Consider Slender, Five Nights at Freddy’s, Amnesia, and other recent horror games. A constant refrain is that–despite the achievements of these games (of which there are many)–it is exhausting to have to deal with the terror over and over again in order to succeed. People like the games. All of them got or are getting second go-arounds. But all required an adjustment in order to get people to want to take another dip in the deep end of the abyss. Some of the creators of Dead Space acknowledged as much to Game Informer in January 2010 while opening up about their sequel: many players were too twitchy without moments of calm to allow themselves to process the things in which they had just participated. The mind is way more powerful than any set of words or moving images.
More than that any of that, though, there is the subconscious long-term goal that comes with any narrative. Dystopic fiction has never been more popular, but if you push it too far? If you say that things can’t really be changed or saved due to human nature? There’s backlash. This is particularly true of active media but can apply almost anywhere. A novel or TV series can succeed for a time in producing twists and turns that are as interesting as they are depressing, but after a certain period of time, many audiences grow bored if the pattern doesn’t change.
People engage in transmedia to escape, to explore new worlds, to become different personages, to make a difference in a galaxy far far away. They do want to be challenged and they do want to be put outside of their comfort zone. They don’t want their choices invalidated on a routine basis. Not only does it remove their agency in the fictional realm, but it is also a none-too-subtle implication about their place in the universe back home. Failure to change means that the actions that people take in their lives ultimately mean nothing in a universe that has its own plans.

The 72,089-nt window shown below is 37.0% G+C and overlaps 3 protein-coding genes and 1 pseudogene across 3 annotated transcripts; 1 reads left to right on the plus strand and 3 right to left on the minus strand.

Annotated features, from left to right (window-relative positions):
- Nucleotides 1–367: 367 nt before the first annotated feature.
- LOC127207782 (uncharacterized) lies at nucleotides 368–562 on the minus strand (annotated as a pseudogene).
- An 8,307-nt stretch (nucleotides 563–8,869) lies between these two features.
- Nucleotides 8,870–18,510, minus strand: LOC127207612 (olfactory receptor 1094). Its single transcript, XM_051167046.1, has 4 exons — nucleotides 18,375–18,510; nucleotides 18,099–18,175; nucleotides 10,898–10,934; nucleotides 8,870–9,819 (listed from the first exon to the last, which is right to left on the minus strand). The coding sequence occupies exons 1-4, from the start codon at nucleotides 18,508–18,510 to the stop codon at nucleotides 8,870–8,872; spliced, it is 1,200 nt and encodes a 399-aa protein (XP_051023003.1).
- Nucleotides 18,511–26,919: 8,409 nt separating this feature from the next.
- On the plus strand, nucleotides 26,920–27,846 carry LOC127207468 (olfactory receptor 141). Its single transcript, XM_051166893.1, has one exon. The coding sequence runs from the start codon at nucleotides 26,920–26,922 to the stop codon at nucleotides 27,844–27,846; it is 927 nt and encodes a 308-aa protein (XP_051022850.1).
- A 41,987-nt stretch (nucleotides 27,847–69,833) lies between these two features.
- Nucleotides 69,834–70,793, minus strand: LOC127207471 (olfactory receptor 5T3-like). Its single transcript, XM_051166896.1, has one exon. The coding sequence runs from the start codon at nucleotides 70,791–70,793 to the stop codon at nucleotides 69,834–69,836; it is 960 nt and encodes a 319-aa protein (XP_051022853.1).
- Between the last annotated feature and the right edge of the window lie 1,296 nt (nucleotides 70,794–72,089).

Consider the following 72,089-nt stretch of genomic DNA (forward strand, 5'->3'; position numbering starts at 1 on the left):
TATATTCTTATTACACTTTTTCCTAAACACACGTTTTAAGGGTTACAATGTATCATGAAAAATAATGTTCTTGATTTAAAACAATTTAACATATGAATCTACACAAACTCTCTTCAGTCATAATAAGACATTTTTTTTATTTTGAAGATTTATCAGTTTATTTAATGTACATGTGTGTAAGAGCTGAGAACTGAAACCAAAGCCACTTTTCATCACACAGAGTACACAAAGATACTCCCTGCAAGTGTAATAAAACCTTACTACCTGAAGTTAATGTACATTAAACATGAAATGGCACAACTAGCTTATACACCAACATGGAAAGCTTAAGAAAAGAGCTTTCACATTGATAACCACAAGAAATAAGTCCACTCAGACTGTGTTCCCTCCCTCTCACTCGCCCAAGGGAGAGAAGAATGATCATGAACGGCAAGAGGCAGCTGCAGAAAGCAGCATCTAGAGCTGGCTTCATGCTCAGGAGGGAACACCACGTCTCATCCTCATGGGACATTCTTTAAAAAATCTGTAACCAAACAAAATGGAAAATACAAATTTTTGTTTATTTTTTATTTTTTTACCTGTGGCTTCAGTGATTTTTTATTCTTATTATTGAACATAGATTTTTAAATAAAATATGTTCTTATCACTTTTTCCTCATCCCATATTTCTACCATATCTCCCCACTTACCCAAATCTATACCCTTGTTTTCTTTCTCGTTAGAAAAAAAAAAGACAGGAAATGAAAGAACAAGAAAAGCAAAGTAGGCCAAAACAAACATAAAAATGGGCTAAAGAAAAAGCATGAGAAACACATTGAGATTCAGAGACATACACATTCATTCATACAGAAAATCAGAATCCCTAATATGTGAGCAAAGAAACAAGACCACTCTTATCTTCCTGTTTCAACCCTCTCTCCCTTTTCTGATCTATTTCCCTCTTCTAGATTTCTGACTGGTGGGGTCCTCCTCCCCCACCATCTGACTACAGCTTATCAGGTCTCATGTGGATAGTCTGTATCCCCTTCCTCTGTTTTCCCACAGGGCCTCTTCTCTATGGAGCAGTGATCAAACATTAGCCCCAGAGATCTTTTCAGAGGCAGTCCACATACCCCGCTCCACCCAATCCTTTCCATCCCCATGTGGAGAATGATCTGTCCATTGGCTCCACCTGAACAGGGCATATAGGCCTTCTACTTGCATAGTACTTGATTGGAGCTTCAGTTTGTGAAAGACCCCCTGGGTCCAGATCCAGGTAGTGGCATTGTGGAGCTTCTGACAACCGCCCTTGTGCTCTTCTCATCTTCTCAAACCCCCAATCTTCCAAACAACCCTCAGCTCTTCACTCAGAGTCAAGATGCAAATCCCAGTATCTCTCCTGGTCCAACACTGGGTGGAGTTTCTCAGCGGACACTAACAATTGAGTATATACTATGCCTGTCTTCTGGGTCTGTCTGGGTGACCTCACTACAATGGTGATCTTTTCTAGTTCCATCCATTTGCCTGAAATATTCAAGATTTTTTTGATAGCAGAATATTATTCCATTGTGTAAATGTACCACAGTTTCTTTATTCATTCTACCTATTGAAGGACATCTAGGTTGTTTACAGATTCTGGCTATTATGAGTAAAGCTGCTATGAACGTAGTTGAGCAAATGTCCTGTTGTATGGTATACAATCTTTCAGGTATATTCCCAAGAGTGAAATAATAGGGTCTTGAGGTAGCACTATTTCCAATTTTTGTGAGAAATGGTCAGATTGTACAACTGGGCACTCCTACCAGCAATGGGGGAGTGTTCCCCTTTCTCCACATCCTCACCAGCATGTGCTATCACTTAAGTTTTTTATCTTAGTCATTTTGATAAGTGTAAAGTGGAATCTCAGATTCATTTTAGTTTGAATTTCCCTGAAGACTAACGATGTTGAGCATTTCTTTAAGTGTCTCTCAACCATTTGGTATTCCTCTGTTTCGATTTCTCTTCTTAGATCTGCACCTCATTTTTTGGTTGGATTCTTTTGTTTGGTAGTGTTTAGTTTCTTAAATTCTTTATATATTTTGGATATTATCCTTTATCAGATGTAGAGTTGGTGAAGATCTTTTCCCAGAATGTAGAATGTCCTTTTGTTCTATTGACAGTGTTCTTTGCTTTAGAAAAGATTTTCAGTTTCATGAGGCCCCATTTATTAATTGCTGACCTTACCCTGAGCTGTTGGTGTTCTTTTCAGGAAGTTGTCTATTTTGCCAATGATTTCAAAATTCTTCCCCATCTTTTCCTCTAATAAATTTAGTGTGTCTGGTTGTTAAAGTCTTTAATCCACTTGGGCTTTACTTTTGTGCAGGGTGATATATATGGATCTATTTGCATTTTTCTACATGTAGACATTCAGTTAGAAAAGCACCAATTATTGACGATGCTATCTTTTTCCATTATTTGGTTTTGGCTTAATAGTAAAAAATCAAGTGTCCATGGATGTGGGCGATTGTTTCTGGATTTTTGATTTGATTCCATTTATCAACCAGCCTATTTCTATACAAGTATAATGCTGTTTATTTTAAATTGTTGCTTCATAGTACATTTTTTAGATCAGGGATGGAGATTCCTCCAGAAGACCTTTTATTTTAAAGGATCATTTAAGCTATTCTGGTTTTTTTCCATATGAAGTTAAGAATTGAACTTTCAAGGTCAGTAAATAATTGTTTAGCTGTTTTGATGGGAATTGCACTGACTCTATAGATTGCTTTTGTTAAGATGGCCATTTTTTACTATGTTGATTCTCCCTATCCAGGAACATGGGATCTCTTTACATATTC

To succeed, transmedia horror has to accomplish a few unique elements that are either not strictly necessary for other genres or require the tweaking of details
DARK FANTASY (WORLDS)
At its heart, horror is a fantasy taken down the wrong road late at night. Just like a fantasy, there must be rules, themes, and commentary on how things work. You must create a depth that inspires people to learn more. More often than not, there will be more questions than answers. Good. That inspires the imagination. Just don’t give it short shrift.
A Changing World
The landscape must change. A single story can take place in a laboratory in Antarctica. That’s not a story world, though. That’s just one adventure. Repetition leads to familiarity, which breeds contempt. Characters, audiences, and players must be shown that they can have influence over the world. They don’t have to succeed all the time, but neither must they be doomed to repeat the same mistakes of the past, again and again.
The Fear of Failure
Death and all that should be the consequences of failure rather than the substance of the narrative. Insanity, prison, annihilation? Lovecraftian horror wouldn’t exist without them yet the characters in those stories typically succeed even if it is at a great price. These omnipresent threat should push characters (and audiences) to succeed rather than serve as punishment. Otherwise, you run the risk of coming across as one-note or didactic (see premarital-sex-lovin’ teenagers).
Being in Control
Much of horror is about being out of control. You cannot reason with a psycopath, a zombie, a virus, an alien. At the same time, characters must make choices that put them into conflict with one another, reflecting their ability to remain in control of at least some portion of the world. Otherwise, they’re just flapping their lips and limbs at one another while the curtain slowly falls.
This last bit is the one I will leave you with: audiences must be in control, even when they are out of it. empowerment-disempowerment scenario, horror fans get their thrills from being put into an uncomfortable situation while still—subconsciously—remaining in charge. There’s no real threat to them, but the power of the imagination can work wonders on their adrenaline. Indeed, there is a renaissance going on for horror in interactive narratives. RPGs, ARGs, Copypasta, zombie runs, post-apocalyptic survival fantasies, and the zillion or so haunted houses that crop up in the fall show that people want to experience horror first-hand.
If you can give these people scares without making them feel scared to go on, then you’ll be golden.
[…] The Problem with Horror […]